The Dallas-based research follows analysis of market trends and profiles of OTT video service providers in the U.S. and Canada, including Netflix, HBO, YouTube, and Amazon as well as new services Disney+, HBO Max, and Frndly TV.

“The new services launching over the next several months are taking different approaches as they enter a crowded OTT market,” said Brett Sappington, senior research director and principal analyst. “While the U.S. market is important for Disney, the company will ultimately measure the success of its Disney+ service on a global scale.”

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Sappington believes AT&T sees its formerly branded DirecTV Now (now AT&T TV) service as the evolution of its core pay-TV business rather than as an extension of its vMVPD efforts.

The Frndly TV is a niche play Sappington says is targeting a specific group of consumers with a low price and family-friendly content.

Parks says the new services, including Apple TV+, will drive consumers to increase spending on internet video and maximize the proportion of spending on subscriptions. The increasing number of new services will also test consumers’ tolerance for adding new accounts to their monthly expenditures.

“The amount of money consumers spend per month will spike, at least in the short term, as new services such as Disney+ and Apple TV+ become available. Tradeoff decisions will come later,” Sappington said. “To keep consumers spending at this higher level, services will have to consistently deliver volumes of compelling content within an engaging user experience.”

Parks: More Than 50% of Connected Homes Find Voice-Activated Software Appealing

Voice-activated speakers and movie, TV show searches on connected televisions isn’t just a fad.

New research from Parks Associates finds that more than half of domestic broadband households consider voice control of connected entertainment devices to be appealing.

Voice functionality has also become an important buying consideration, with 12% of U.S. broadband households stating it is a top feature when buying a new smart TV.

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“Voice has made a sizeable impact in the smart home and connected CE space, with four out of ten U.S. broadband households currently using some form of smart speaker,” senior analyst Dina Abdelrazik said in a statement. “Since their introduction in 2014, smart speakers have quickly risen in popularity among consumers as an important interface to control and connect the many different devices in the home.”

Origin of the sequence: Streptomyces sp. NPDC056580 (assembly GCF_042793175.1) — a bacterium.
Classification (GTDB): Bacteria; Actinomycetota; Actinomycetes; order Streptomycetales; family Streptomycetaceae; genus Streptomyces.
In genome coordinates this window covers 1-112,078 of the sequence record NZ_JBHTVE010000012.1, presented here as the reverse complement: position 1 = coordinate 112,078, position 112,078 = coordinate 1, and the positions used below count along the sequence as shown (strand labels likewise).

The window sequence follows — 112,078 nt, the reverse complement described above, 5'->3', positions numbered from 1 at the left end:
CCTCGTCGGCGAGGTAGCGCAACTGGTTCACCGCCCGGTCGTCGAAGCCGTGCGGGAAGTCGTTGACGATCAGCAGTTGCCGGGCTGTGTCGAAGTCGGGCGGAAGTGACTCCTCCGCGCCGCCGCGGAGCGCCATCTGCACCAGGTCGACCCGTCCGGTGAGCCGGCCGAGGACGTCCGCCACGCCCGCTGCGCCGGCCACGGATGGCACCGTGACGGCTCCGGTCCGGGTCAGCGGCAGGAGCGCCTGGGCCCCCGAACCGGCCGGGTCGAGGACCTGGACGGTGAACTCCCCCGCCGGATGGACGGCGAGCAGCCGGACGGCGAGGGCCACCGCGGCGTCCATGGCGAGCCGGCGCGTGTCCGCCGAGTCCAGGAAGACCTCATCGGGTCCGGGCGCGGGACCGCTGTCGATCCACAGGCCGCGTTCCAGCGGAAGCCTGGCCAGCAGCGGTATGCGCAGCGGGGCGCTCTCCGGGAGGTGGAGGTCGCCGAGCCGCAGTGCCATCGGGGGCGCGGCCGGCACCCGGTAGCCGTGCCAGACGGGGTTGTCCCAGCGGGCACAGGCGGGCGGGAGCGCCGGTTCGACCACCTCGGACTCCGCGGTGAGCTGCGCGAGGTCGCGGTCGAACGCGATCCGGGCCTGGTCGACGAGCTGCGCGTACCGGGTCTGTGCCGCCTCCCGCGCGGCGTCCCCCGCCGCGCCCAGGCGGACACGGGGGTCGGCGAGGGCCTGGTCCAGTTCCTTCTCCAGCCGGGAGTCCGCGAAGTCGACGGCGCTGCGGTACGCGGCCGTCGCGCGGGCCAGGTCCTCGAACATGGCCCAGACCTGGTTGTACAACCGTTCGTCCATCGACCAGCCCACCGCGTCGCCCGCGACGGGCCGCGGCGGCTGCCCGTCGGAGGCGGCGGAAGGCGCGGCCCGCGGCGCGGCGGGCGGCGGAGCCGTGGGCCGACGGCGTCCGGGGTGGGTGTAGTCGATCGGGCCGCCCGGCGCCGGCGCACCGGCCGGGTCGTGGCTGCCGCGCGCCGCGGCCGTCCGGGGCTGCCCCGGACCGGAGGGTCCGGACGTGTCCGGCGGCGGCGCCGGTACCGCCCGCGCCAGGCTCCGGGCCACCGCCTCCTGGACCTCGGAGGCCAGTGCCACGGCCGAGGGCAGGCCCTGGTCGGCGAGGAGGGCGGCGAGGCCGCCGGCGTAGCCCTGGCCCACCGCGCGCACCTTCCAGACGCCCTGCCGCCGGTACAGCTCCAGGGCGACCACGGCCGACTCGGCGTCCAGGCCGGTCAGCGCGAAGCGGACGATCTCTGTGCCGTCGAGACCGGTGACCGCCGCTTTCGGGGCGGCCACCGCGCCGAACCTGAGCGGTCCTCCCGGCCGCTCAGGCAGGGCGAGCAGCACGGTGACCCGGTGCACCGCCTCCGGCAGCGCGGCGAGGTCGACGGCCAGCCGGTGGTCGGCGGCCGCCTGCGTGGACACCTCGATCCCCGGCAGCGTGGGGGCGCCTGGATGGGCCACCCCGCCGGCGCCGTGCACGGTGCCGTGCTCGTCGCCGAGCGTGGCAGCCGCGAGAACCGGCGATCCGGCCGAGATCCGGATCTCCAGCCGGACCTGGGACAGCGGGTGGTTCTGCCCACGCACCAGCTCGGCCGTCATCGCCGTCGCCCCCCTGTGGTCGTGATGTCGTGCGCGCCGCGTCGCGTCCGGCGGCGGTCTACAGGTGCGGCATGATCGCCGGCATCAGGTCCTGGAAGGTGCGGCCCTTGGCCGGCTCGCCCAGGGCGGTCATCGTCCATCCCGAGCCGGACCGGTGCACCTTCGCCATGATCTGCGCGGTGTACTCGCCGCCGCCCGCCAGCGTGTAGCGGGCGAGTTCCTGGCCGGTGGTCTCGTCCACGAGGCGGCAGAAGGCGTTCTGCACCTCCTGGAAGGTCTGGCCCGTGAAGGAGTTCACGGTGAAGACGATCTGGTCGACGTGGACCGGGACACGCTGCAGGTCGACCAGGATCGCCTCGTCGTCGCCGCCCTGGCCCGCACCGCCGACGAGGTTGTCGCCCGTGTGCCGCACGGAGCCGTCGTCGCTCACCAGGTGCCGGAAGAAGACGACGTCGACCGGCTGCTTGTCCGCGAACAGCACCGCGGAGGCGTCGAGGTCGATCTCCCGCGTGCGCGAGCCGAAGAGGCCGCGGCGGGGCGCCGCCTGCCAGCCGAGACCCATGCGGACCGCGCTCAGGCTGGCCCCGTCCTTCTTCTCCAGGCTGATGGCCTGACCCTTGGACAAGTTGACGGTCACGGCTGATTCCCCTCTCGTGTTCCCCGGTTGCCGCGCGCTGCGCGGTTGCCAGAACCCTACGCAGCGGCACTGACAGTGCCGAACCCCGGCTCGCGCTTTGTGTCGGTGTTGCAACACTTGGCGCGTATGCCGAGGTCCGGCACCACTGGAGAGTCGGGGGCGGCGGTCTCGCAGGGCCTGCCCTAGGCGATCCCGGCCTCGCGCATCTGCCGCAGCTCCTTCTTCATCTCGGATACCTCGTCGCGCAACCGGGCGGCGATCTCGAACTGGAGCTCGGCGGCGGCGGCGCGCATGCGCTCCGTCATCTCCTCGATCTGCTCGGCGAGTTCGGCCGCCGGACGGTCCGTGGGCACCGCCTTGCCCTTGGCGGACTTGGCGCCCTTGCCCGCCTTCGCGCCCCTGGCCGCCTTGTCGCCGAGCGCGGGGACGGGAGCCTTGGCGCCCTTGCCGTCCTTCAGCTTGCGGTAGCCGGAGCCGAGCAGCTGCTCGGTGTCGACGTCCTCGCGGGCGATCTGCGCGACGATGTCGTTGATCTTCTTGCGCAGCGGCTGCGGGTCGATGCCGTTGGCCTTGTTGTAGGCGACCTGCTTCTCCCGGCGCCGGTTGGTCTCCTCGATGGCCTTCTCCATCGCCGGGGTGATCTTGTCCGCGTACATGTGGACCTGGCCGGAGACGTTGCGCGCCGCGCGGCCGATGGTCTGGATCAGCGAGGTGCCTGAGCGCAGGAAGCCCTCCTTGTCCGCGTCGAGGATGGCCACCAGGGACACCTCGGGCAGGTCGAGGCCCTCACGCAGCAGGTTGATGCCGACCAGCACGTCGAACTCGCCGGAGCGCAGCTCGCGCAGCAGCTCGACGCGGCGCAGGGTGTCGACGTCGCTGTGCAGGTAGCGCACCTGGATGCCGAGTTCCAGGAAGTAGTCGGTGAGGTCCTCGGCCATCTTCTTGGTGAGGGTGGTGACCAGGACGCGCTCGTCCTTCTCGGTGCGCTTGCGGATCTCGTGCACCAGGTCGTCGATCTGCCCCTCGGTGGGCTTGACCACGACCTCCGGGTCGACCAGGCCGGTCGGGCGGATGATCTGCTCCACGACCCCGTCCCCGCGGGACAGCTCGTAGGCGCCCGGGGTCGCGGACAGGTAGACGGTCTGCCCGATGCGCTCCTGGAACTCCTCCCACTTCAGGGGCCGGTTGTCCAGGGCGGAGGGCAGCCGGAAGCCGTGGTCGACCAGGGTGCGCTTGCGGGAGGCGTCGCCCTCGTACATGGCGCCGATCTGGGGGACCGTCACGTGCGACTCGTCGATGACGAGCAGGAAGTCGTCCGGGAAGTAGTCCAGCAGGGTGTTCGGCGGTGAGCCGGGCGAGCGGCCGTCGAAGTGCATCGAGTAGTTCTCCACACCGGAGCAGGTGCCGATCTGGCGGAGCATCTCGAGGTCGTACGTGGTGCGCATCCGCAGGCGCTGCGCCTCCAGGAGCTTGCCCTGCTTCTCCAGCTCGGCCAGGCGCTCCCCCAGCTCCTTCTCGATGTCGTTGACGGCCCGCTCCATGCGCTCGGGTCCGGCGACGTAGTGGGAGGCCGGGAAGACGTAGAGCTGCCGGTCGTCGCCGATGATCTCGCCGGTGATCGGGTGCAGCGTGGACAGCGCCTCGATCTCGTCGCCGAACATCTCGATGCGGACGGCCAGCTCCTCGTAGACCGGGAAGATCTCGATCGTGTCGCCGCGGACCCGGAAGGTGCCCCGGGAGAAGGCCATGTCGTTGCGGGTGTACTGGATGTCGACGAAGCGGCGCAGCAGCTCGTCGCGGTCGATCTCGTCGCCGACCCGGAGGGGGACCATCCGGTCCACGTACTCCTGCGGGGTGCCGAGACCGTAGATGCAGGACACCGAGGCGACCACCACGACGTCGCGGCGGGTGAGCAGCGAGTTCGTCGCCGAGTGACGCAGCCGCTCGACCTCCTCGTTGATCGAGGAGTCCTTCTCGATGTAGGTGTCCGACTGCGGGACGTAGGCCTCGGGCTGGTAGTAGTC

Voice is extending beyond the smart speaker into smart home adjacencies such as smart appliances, smart doorbells, and smart TVs.

Parks Associates: Method of Controlling TV Via Voice

In 2017, only 3% of CE device users reported using voice commands when watching a movie or TV program; Parks Associates’ latest research finds that almost a fifth of consumers now use voice commands to control their connected entertainment devices several times a week.

“Voice interfacing with the entertainment ecosystem is improving the overall user experience through ease of content discovery and recommendations,” Abdelrazik said. “Custom installers can benefit with the use of voice to connect entertainment and smart home systems in the home via a natural and easy-to-use interface.”

Parks is presenting the findings during a Sept. 14 presentation at CEDIA Expo in Denver.

Parks Associates: Average Standalone Pay-TV Service Revenue Per User Declined 10% from 2016 to 2018

Research from Parks Associates finds the average standalone pay-TV service average revenue per user declined 10% from 2016 to 2018, when consumer-reported monthly spending on pay TV declined from $84 to $76.

According to 360 View: Entertainment Services in the US, pricing pressure for consumer services is forcing increasing conflict in carriage negotiations, which in turn fuels the interest among providers in continued vertical and horizontal consolidation.